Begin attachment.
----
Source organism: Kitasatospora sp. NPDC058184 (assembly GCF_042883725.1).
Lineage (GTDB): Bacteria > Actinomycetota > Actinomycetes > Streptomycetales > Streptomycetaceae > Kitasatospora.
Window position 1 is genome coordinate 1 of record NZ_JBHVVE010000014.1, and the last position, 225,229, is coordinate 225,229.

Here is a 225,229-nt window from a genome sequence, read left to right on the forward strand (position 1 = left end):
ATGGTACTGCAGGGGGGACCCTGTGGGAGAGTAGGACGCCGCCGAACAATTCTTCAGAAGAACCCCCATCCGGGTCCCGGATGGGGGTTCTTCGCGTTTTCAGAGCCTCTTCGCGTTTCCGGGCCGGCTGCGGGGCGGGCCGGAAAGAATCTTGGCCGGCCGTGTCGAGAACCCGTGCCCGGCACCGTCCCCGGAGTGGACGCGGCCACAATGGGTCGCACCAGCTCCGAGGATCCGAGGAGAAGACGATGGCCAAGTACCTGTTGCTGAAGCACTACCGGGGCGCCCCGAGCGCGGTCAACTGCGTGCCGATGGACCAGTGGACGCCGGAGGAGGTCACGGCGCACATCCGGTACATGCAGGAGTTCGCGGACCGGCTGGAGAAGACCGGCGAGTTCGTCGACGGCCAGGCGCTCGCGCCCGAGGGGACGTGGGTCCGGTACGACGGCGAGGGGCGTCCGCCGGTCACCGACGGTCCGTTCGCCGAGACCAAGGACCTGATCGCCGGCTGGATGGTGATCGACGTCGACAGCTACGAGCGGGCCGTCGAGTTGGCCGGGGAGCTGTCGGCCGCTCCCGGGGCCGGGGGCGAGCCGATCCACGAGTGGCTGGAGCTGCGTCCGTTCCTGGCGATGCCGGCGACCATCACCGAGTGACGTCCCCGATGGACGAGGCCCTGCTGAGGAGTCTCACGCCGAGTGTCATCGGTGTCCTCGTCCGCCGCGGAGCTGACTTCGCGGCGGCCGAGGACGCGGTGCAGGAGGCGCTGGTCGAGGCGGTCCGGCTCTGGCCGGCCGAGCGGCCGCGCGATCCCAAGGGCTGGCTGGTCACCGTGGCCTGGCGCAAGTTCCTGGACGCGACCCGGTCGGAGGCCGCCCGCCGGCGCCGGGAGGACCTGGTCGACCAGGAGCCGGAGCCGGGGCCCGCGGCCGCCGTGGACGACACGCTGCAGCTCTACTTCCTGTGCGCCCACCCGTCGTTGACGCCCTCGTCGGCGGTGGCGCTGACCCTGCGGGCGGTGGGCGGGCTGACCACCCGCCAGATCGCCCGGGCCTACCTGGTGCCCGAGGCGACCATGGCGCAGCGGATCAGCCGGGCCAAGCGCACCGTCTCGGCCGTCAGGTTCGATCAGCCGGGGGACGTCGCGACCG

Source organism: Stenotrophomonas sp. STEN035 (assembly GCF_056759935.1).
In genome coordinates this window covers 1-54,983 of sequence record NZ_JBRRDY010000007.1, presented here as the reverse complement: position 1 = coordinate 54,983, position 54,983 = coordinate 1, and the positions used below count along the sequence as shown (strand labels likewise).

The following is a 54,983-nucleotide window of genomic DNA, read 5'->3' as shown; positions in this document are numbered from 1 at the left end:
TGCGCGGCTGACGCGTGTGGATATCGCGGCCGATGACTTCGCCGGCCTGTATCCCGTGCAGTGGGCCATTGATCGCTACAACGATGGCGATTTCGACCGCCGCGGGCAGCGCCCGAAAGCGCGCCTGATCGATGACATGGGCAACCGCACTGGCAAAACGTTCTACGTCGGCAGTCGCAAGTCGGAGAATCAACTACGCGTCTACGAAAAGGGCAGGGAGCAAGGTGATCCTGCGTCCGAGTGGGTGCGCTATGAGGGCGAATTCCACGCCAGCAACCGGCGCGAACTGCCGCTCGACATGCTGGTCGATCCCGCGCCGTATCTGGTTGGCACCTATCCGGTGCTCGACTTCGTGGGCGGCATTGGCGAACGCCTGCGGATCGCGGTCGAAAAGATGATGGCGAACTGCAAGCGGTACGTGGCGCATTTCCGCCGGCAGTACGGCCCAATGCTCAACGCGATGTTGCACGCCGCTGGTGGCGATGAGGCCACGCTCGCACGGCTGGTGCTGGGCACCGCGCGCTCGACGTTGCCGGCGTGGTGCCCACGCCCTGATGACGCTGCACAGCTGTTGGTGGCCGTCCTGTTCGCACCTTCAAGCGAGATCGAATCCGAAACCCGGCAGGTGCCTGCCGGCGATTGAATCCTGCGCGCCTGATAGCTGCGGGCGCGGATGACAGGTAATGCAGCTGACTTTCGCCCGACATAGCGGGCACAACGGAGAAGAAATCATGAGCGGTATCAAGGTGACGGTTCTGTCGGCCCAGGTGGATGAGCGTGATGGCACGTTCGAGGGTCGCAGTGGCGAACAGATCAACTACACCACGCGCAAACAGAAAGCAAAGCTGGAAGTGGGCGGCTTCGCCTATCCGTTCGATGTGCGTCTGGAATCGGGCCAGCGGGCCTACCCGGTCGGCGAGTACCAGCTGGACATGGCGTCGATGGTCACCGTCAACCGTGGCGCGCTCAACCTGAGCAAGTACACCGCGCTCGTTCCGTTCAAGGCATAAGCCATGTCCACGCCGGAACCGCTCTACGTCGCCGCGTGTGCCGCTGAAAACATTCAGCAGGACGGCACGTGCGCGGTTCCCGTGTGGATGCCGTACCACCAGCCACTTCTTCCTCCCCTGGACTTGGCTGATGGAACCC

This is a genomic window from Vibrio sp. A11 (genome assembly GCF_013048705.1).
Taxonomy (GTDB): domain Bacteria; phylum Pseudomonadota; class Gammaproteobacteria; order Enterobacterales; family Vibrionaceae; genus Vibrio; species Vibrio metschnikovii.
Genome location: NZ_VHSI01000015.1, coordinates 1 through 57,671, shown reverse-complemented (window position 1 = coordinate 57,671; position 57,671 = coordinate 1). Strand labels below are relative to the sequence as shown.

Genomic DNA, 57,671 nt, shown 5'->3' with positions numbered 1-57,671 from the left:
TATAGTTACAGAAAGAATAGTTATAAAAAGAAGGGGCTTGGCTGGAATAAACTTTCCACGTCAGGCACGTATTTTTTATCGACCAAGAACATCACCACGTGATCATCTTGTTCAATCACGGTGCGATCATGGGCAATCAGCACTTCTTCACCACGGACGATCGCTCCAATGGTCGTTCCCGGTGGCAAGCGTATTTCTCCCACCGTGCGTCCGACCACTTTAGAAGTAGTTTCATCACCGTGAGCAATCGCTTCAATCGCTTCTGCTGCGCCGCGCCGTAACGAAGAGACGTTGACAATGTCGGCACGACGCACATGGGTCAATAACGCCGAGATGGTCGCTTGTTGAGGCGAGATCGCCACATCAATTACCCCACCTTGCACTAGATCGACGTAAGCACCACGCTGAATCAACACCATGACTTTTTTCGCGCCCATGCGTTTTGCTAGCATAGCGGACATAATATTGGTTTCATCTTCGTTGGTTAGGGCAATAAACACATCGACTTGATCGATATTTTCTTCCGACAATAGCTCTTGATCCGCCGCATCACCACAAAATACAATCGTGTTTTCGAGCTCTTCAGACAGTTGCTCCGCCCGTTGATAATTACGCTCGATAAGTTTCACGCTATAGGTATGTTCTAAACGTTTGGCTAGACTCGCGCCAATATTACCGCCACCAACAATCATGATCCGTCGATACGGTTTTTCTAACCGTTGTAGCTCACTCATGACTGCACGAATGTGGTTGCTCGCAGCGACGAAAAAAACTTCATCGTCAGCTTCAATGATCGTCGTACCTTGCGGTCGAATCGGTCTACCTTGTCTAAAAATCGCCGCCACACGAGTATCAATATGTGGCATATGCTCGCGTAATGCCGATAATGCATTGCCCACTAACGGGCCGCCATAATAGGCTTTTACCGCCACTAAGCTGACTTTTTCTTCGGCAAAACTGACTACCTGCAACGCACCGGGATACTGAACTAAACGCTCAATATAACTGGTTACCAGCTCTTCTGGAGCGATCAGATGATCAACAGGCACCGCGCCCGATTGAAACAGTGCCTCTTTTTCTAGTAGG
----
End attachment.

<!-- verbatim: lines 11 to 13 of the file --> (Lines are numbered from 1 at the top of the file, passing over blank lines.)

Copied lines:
Taxonomy (GTDB): domain Bacteria; phylum Pseudomonadota; class Gammaproteobacteria; order Enterobacterales; family Vibrionaceae; genus Vibrio; species Vibrio metschnikovii.
Genome location: NZ_VHSI01000015.1, coordinates 1 through 57,671, shown reverse-complemented (window position 1 = coordinate 57,671; position 57,671 = coordinate 1). Strand labels below are relative to the sequence as shown.

Genomic DNA, 57,671 nt, shown 5'->3' with positions numbered 1-57,671 from the left: